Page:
Anwen Crawford

Anwen Crawford is The Monthly’s music critic and the author of Live Through This.

Articles by this author

Grimes
Grimes’ puzzling ‘Art Angels’
Blank space
It is a rule of pop music, rarely flouted, that an artist with a new album to promote will release the strongest song first. So it was, or nearly was, with the 27-year-old...
 
Guns, girls, gags and a confusing plot – what more could you want from a Bond film?
Grinning skulls
Spectre begins, as a Bond film will, with an elaborate pre-title action sequence in an “exotic” location – this time, it’s Mexico City. The camera picks out Daniel Craig’s 007...
 
What makes a Bond theme song great?
For your ears only
‘Writing’s on the Wall’ is the title song to the newest James Bond film, Spectre, which is released this month. “I want to feel love / Run through my blood,” sings Sam Smith on...
 
Cold Chisel reconsidered
Standing on the outside
Someone somewhere in Australia is listening to a Cold Chisel song right now. Perhaps it’s you, tarrying with the ever-present ‘Khe Sanh’, or with ‘Choirgirl’, ‘Cheap Wine’, ‘...
 
Jess Ribeiro’s ‘Kill It Yourself’ and Sui Zhen’s ‘Secretly Susan’
Highway or driveway
Jess Ribeiro’s new album, Kill It Yourself, is like an American road trip with a detour via Melbourne, where she is based, or maybe via Perth. The pace is languid, and the mood is...
 
On the broad-sweep feminism of Laurie Penny
Style matters
Laurie Penny is a 28-year-old English feminist, author of four books, and a contributing editor at The New Statesman, which might be called Britain’s centre-left newspaper or its...
 
Icon as exhibit at ACMI’s ‘David Bowie Is’
Hallo spaceboy
Having travelled for nearly 5 billion kilometres to the outer limits of our solar system, the New Horizons space probe sent back its first data from a fly-by of Pluto on 14 July...
 
‘What Happened, Miss Simone?’ dir. Liz Garbus
Black fire
What Happened, Miss Simone?, a new feature-length documentary on Netflix about the life and music of America’s most defiantly unclassifiable popular performer, begins with footage...
 
Grace Jones at Vivid, Carriageworks, Sunday 31 May 2015
Keeping up with the Jones
Grace Jones is sui generis. Madonna, Lady Gaga, Rihanna: none of them are imaginable without Jones having gone before, melding pop music, high fashion and theatrical spectacle....
 
Image of Algiers
Punk and gospel influences combine to make the personal political on Algiers’ self-titled debut
Raised voices
Late in April, as protests grew in Baltimore over the death of an African-American man, Freddie Gray, who died after sustaining a severe spinal injury while in police custody, a...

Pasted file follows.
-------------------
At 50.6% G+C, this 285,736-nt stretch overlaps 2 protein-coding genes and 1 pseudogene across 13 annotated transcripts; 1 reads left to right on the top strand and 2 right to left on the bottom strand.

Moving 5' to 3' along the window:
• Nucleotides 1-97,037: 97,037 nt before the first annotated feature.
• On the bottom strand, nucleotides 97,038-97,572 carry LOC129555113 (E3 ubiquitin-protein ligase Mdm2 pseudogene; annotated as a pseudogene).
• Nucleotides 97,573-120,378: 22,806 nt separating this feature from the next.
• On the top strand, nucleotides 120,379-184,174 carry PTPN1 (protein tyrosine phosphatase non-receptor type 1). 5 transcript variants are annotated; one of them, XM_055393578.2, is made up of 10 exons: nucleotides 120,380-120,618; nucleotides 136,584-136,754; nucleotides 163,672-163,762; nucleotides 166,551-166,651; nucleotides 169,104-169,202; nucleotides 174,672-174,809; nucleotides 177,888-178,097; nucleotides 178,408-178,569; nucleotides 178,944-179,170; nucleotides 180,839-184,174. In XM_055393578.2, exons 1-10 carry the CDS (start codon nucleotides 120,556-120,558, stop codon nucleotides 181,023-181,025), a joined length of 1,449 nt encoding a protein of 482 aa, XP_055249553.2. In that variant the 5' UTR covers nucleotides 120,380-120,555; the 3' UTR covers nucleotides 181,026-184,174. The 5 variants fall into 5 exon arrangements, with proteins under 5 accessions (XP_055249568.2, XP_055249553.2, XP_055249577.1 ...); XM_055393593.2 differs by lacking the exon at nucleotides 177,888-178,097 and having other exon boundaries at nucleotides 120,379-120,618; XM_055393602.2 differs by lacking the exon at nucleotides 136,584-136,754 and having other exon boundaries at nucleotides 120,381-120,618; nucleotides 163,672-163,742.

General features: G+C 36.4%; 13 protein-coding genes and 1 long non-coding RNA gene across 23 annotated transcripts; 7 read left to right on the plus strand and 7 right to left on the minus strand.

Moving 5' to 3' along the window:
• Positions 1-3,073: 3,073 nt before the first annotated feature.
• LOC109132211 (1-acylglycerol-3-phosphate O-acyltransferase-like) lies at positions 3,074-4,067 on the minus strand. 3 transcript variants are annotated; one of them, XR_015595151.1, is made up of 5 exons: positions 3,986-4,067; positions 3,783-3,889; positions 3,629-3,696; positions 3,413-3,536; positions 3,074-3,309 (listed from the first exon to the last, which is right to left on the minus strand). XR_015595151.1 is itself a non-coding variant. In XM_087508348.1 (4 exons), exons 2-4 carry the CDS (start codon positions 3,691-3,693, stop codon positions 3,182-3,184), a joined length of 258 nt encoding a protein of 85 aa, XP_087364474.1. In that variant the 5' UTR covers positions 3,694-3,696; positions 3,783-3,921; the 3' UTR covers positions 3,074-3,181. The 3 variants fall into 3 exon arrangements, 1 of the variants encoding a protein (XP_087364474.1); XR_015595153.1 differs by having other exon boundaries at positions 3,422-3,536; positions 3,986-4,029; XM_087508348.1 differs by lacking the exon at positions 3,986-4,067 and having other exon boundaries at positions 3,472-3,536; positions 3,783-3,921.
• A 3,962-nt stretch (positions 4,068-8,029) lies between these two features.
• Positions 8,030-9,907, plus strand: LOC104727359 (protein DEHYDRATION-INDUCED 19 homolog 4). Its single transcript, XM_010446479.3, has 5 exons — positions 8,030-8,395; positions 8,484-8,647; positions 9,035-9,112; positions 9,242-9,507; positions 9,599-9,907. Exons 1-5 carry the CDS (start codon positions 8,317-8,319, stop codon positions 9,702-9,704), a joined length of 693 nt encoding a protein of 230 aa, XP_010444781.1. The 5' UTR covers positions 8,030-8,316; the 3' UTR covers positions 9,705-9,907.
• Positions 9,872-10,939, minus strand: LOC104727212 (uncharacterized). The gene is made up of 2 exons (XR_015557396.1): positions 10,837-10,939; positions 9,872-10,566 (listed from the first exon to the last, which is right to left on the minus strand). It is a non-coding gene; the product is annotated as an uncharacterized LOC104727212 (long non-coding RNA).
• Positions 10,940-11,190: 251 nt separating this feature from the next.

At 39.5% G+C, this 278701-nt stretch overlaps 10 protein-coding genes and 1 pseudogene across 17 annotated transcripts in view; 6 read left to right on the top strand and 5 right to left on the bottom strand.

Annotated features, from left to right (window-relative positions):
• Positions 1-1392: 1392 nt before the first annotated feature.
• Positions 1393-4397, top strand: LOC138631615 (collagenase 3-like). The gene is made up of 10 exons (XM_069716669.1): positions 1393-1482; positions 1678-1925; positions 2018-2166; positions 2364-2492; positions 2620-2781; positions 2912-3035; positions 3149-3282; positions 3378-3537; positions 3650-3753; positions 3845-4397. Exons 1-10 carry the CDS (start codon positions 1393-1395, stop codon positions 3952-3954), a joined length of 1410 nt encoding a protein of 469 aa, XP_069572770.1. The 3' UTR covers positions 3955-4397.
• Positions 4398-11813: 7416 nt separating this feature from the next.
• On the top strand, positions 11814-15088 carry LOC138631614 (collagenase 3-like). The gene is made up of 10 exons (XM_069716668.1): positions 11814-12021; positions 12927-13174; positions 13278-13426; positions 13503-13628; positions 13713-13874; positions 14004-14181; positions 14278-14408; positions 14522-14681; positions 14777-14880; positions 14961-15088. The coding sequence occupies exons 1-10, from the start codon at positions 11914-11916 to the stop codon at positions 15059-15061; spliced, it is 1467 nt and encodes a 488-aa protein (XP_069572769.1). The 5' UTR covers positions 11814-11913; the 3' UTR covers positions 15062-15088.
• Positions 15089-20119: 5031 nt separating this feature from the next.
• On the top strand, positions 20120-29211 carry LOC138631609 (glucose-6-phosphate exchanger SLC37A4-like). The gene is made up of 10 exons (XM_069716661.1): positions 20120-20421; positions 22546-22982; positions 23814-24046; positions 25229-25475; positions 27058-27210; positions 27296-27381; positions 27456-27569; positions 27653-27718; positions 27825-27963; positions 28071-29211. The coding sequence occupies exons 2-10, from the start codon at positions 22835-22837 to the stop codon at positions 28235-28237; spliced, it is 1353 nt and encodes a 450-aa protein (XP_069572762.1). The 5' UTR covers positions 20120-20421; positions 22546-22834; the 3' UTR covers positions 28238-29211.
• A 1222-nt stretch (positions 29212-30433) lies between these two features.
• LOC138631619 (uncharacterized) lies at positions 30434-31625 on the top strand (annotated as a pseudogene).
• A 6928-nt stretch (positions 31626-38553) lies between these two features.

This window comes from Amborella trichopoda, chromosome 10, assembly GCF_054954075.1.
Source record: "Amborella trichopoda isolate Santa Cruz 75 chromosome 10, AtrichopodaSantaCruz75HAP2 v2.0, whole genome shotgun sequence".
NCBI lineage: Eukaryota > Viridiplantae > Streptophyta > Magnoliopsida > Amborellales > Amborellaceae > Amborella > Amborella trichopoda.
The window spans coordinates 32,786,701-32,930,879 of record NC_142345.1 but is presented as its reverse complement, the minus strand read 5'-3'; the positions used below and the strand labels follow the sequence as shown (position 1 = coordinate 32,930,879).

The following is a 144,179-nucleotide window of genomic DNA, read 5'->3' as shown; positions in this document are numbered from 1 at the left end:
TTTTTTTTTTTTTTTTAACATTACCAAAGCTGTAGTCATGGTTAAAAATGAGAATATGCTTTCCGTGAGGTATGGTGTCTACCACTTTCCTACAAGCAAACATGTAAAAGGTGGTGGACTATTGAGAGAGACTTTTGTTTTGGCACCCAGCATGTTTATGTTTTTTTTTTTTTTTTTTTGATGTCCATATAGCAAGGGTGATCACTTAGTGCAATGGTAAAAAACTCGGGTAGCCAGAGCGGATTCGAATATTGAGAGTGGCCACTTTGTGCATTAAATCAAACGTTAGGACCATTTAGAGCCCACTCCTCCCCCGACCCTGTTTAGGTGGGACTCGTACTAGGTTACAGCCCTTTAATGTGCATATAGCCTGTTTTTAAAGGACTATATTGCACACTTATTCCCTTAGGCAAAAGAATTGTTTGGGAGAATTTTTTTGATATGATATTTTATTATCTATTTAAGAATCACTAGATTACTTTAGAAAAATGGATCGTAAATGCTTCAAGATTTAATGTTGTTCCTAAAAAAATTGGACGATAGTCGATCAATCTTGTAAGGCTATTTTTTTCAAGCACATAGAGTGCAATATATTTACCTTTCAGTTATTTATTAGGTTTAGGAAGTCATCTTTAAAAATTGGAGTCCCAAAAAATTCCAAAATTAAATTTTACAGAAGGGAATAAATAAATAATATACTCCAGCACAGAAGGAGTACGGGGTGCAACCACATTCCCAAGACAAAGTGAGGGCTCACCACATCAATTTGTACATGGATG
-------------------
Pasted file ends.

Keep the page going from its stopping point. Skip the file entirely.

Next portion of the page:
Morrissey at Vivid Live, Opera House Concert Hall, Tuesday 26 May
True to you
Nobody loves Morrissey more than Morrissey does, though his fans do try their hardest. “His fans”: who am I trying to fool? There’s a man standing three paces away from me in the...
 
Sufjan Stevens at Vivid Live, Opera House Concert Hall, Friday 22 May 2015
A bathetic display
I leant forward in my seat when, two-thirds of the way through his lengthy set at the Sydney Opera House, Sufjan Stevens played ‘Casimir Pulaski Day’, his most beloved song. I was...
 
Brett Morgen’s ‘Kurt Cobain: Montage of Heck’
Perfect hindsight
Nirvana headlined Britain’s Reading Festival on 30 August 1992, at the height of Nevermind mania, and the first footage we see in Kurt Cobain: Montage of Heck, a new HBO...
 
Róisín Murphy ends an eight-year absence from pop with ‘Hairless Toys’
Secret diva
Róisín Murphy has all the characteristics of a great pop star, except fame. She’s got the poise, she’s got the voice – a light, supple contralto, which she can bend from seductive...
 
Verse Chorus Press; $29.95
‘Buried Country’ by Clinton Walker
In Clinton Walker’s Buried Country: The story of Aboriginal country music, Bob Randall observes that Aboriginal people like himself could relate to the stories of loss in American...
 
Alex Ross Perry’s ‘Listen Up Philip’ and Noah Baumbach’s ‘While We’re Young’
Boys to men
Alex Ross Perry’s Listen Up Philip and Noah Baumbach’s While We’re Young are films about young male artists who become involved in difficult relationships of patronage with older...
 
Frédéric Tcheng’s ‘Dior and I’ reviewed
Deep pockets
Fashion, like architecture, is an art form that we cannot disengage from no matter how indifferent (or even antagonistic) we might be towards it. We all have to get dressed, we...
 
Sufjan Stevens’ ‘Carrie & Lowell’
Minus the trimmings
Why don’t I hate Sufjan Stevens? He plays the banjo. He plays the oboe. His stage shows have included hula hoops and cheerleaders. He has yet to meet an encyclopaedia entry that...
 

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